The Dos & Don'ts of Gambling

The Dos and Don'ts of Gambling

Gambling is probably so appealing to beginners because it's very easy to get started. Although there's a lot to discover about gambling, you can learn most of it as you go along. As long as you have a basic understanding, you can start to enjoy most forms of betting and gaming with the potential to win a significant amount of money while doing so.

With that being said, even as a complete beginner you should already be thinking carefully about certain things. You can worry about the complexities of strategy and the various ways to improve your chances of winning later, but you do need to focus on gambling in the right way in order to have the best possible experience.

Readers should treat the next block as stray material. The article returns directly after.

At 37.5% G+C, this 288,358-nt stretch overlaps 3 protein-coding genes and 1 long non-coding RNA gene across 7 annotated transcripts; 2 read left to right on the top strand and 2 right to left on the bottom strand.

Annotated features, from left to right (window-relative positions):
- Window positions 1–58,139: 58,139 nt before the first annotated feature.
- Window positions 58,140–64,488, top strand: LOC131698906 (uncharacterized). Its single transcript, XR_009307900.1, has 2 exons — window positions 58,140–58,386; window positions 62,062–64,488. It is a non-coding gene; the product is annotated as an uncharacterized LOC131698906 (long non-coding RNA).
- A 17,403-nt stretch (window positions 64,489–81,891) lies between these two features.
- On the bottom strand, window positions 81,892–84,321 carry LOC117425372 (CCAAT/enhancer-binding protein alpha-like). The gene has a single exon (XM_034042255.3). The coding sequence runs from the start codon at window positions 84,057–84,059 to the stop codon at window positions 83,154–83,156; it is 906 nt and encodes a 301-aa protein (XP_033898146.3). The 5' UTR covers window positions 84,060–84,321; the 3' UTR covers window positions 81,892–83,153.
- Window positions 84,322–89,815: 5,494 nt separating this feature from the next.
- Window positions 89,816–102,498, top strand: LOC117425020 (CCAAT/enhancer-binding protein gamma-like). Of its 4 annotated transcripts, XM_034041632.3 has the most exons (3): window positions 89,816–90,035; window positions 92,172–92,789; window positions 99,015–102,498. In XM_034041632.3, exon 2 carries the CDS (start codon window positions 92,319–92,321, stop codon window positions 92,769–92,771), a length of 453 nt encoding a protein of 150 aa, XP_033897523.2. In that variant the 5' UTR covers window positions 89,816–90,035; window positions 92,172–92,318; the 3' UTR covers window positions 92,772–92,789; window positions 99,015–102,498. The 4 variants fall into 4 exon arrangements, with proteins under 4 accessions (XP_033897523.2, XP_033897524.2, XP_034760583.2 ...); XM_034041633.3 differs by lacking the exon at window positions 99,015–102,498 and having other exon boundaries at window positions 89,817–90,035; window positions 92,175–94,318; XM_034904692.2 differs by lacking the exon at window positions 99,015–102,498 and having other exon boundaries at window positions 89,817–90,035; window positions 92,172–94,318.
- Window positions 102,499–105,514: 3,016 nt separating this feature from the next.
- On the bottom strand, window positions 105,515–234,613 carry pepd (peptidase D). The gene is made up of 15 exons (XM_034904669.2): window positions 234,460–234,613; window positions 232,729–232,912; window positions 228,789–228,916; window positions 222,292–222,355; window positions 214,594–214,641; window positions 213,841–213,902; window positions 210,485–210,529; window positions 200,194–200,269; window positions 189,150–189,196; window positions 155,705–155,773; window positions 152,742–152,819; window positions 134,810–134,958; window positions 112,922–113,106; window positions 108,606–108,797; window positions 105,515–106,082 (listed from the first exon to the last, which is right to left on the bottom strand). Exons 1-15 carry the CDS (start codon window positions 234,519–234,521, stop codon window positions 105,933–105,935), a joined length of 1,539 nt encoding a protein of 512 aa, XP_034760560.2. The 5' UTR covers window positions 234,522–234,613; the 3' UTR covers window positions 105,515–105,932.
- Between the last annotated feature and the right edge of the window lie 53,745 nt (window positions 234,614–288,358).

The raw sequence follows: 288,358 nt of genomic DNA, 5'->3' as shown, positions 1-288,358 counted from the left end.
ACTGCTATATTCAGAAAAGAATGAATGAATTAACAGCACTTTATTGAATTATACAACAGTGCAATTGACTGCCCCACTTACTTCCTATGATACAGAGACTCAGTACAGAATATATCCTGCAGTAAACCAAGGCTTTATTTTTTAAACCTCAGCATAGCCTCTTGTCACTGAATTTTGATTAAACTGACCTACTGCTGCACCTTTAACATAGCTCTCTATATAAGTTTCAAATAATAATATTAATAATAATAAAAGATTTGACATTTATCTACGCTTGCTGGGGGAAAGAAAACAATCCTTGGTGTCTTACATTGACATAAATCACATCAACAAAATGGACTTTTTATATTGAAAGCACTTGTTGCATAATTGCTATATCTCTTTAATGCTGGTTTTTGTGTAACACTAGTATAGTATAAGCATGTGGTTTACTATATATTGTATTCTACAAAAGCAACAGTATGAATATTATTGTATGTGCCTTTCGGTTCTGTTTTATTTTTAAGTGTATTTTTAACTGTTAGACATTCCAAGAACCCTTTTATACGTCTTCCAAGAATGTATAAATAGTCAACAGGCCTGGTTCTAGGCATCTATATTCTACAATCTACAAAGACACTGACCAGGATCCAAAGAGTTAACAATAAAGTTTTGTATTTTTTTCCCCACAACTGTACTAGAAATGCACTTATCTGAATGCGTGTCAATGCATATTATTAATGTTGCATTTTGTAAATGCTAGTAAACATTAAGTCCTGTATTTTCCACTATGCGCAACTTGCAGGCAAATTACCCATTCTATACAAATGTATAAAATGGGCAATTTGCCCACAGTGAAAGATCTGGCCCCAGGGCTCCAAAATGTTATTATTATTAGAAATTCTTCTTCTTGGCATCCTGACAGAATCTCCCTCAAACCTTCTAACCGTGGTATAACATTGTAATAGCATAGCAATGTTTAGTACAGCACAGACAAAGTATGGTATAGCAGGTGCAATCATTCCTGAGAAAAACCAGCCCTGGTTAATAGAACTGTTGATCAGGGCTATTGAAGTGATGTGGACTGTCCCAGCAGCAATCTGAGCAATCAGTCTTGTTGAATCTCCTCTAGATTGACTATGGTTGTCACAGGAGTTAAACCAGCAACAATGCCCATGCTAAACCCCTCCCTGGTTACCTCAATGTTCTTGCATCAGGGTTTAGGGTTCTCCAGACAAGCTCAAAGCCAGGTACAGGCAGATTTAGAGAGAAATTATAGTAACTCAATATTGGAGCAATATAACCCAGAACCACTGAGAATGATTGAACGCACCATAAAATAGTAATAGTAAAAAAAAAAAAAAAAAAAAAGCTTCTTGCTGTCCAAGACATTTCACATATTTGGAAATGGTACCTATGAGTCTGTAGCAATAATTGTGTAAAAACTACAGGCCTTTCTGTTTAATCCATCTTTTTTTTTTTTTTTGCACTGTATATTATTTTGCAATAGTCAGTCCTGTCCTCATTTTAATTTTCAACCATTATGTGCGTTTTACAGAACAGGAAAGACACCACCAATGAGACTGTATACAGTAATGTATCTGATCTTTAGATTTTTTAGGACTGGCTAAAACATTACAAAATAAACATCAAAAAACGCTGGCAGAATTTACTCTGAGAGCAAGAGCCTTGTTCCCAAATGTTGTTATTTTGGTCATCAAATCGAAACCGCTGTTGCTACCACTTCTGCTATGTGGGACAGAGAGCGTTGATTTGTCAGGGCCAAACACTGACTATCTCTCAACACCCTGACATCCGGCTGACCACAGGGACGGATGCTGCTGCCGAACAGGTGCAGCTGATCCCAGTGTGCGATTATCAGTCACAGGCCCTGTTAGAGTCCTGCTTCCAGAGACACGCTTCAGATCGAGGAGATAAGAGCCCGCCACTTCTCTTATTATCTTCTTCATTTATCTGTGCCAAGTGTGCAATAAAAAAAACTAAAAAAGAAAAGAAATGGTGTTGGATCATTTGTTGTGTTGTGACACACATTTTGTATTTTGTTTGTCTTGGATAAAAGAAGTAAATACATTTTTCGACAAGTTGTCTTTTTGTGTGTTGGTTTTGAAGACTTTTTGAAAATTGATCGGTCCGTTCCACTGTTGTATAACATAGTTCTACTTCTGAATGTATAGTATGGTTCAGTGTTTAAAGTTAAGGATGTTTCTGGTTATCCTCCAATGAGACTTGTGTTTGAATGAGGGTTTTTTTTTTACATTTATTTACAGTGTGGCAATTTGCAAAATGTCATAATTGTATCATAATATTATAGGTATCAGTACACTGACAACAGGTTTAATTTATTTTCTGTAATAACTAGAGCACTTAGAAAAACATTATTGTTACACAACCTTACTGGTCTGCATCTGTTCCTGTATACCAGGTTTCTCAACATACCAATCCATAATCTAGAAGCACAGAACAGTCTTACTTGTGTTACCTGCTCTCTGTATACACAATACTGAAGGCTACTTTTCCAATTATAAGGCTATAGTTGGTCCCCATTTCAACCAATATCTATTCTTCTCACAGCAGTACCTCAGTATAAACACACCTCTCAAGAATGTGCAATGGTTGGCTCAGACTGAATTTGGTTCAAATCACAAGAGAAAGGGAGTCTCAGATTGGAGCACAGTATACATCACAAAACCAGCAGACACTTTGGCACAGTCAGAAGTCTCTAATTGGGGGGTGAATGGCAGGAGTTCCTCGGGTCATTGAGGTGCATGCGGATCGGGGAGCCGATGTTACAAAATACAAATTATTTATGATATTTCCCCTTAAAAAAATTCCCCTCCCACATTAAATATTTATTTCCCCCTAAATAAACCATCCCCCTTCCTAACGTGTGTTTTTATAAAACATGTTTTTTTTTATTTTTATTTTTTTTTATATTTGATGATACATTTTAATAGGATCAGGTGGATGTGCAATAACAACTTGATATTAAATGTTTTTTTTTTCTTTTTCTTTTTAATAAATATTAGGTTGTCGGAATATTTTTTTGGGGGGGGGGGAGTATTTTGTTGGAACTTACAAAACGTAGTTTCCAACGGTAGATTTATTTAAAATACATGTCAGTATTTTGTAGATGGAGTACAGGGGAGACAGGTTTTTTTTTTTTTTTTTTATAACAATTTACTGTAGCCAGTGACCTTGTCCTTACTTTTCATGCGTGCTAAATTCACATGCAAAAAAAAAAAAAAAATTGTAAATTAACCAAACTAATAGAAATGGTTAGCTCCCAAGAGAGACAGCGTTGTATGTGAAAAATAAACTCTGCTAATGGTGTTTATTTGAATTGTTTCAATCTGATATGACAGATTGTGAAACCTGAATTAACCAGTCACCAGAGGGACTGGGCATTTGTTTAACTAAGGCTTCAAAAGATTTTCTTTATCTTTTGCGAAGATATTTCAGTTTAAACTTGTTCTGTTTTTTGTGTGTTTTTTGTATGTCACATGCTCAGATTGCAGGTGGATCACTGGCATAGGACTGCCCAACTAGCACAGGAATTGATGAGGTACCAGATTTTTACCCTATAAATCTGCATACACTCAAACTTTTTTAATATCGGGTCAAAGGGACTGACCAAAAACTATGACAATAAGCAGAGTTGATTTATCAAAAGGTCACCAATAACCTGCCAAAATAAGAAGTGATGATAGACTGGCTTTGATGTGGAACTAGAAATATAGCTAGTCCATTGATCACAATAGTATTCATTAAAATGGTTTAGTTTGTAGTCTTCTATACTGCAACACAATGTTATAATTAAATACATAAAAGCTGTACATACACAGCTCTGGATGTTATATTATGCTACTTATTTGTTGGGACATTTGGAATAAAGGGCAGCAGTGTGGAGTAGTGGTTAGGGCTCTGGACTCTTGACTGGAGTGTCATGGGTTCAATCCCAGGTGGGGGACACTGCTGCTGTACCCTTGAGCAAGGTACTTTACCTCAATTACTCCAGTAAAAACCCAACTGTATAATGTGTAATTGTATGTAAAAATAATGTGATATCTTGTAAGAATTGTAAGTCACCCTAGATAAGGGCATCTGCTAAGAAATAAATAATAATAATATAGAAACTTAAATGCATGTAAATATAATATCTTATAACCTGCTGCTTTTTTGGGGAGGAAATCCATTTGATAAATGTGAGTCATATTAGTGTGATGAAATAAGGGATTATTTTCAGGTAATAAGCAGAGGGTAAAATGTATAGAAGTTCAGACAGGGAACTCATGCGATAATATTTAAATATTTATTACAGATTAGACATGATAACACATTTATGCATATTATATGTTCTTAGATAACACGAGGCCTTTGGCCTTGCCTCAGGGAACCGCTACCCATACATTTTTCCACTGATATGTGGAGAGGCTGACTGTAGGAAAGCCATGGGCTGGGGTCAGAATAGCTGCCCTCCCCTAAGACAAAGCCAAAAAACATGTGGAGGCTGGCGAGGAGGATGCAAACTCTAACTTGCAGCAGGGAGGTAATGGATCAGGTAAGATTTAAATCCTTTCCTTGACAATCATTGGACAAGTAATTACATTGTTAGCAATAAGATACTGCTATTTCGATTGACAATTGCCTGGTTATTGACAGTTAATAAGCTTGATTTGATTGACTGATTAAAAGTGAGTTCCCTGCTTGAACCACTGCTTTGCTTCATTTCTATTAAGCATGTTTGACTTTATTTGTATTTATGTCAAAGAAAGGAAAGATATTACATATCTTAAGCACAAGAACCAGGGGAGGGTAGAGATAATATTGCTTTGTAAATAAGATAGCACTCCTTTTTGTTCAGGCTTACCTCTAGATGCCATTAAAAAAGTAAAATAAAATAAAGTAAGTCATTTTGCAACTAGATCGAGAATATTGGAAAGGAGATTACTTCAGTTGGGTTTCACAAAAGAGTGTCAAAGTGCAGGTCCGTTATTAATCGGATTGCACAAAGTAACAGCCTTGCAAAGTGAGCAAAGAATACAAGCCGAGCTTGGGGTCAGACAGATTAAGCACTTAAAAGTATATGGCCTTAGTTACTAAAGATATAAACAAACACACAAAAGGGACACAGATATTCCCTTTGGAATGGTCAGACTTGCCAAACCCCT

Smart gambling is habit forming, and if you get into good habits from the moment you start you'll get much more out of your gambling experience in the long run. It doesn't matter whether your goal is to make money consistently, minimize your losses, or simply have as much fun as you can. What does matter is that you have the right mindset and approach when gambling.

If you can stick to a few simple rules, then you'll be off to a great start. These rules will eventually become second nature to you and you won't have to worry about remembering them. When this happens, you'll be able to focus on achieving whatever it is you want to achieve from gambling.

The rules you should follow are set out below, in the form of a list of dos and don'ts. Most of these dos and don'ts are self-explanatory, but further down the page we explain each one in a bit more detail. Please take the time to read through this page, and please try to take the advice we offer. We're confident you'll be glad you did.

Dos
  • Do Prepare to Lose
  • Do Have a Fixed Budget
  • Do Use Appropriate Stakes
  • Do Keep Records of Your Gambling
  • Do Spend Your Winnings Wisely